Testosterone use in the male infertility population prescribing patterns and effects on semen and hormonal parameters

Capsule:
In Canada, testosterone is not commonly used by men presenting for fertility investigation (1.3%). Testosterone cessation generally resulted in an increase in sperm counts. A subset of men remained azoospermic.

Authors:
Mary K. Samplaski, M.D., Yasir Loai, B.S., Kimberly Wong, Kirk C. Lo, M.D., Ethan D. Grober, M.D., Keith A. Jarvi, M.D.

Volume 101, Issue 1, Pages 64-69, January 2014

Abstract:

Objective:
To analyze how frequently and why men presenting with infertility take testosterone (T) and if negative effects of T on semen parameters are reversed following cessation.

Design:
Analysis of a prospectively collected database.

Setting:
Male Infertility clinic.

Patient(s):
Men presenting for fertility evaluation from 2008 to 2012.

Intervention(s):
None.

Main Outcome Measure(s):
The frequency and reason for T use in the infertile male population, and semen and hormonal parameters while on T and following discontinuation.

Result(s):
A total of 59/4,400 men (1.3%) reported taking T. T was prescribed by a variety of physicians, including endocrinologists (24%), general practitioners (17%), urologists (15%), gynecologists (5%), and reproductive endocrinologists (3%). Only one of the men admitted that he had obtained T from an illicit source. More than 82% of men were prescribed T for the treatment of hypogonadism, but surprisingly, 12% (7/59) were prescribed T to treat their infertility. While on T, 88.4% of men were azoospermic, but by 6 months after T cessation, 65% of the men without other known causes for azoospermia recovered spermatogenesis.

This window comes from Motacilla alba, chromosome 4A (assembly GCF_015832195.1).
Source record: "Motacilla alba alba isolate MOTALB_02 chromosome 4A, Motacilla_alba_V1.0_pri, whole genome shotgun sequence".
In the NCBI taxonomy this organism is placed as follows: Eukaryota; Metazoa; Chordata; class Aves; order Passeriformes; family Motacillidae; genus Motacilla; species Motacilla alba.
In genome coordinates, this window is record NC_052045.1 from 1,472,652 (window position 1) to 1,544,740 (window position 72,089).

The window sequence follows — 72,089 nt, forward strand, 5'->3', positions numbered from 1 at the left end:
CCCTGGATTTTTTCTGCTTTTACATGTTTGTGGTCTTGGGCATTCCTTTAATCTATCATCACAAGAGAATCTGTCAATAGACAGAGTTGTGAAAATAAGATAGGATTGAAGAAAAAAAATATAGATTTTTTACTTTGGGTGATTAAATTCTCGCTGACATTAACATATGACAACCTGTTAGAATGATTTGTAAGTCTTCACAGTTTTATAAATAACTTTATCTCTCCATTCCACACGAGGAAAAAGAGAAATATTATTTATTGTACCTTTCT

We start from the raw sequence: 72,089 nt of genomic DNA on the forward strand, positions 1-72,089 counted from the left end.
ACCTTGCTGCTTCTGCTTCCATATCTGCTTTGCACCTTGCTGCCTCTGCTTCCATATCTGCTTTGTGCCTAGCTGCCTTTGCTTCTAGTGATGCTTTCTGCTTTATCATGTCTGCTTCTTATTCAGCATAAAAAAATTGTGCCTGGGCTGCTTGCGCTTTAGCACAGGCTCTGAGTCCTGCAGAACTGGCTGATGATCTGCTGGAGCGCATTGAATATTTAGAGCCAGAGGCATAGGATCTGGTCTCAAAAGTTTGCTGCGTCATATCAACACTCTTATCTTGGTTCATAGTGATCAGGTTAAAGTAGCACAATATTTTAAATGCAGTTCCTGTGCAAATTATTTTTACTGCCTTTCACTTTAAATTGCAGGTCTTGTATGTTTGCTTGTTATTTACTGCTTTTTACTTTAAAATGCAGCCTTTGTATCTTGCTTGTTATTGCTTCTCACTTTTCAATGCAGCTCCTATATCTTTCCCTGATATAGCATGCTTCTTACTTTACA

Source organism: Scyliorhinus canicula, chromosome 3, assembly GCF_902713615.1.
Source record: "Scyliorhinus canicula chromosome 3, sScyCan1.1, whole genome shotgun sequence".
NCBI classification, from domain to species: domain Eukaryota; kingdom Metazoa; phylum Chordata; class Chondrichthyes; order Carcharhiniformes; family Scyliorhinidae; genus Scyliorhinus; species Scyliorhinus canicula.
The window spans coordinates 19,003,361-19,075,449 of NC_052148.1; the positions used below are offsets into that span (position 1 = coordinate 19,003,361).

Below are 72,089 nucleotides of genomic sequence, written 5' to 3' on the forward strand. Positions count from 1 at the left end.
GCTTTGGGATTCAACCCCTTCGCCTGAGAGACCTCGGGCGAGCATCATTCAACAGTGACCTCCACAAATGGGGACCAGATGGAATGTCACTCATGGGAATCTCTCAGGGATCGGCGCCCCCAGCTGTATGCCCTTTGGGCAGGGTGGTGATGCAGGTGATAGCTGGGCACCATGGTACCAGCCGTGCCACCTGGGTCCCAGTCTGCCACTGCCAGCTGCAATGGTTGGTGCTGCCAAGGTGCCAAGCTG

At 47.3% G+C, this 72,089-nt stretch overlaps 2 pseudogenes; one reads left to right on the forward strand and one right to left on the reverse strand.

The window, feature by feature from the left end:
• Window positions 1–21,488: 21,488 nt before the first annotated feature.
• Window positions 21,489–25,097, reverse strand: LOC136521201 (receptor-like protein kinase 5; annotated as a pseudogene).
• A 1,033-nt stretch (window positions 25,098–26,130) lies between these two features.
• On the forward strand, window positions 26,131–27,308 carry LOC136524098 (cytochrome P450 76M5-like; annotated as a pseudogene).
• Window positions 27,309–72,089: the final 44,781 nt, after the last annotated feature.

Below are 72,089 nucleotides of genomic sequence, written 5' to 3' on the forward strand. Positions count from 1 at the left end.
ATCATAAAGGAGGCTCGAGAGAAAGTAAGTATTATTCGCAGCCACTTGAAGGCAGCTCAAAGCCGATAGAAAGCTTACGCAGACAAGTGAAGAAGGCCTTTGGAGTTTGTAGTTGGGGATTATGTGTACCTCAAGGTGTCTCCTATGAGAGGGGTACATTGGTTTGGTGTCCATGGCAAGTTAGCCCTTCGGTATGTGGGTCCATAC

Conclusion(s):
In Canada, T was not commonly used by men presenting for fertility investigation (1.3%). Close to 2/3 of infertile men using T recovered spermatogenesis within 6 months of T discontinuation.

Translate »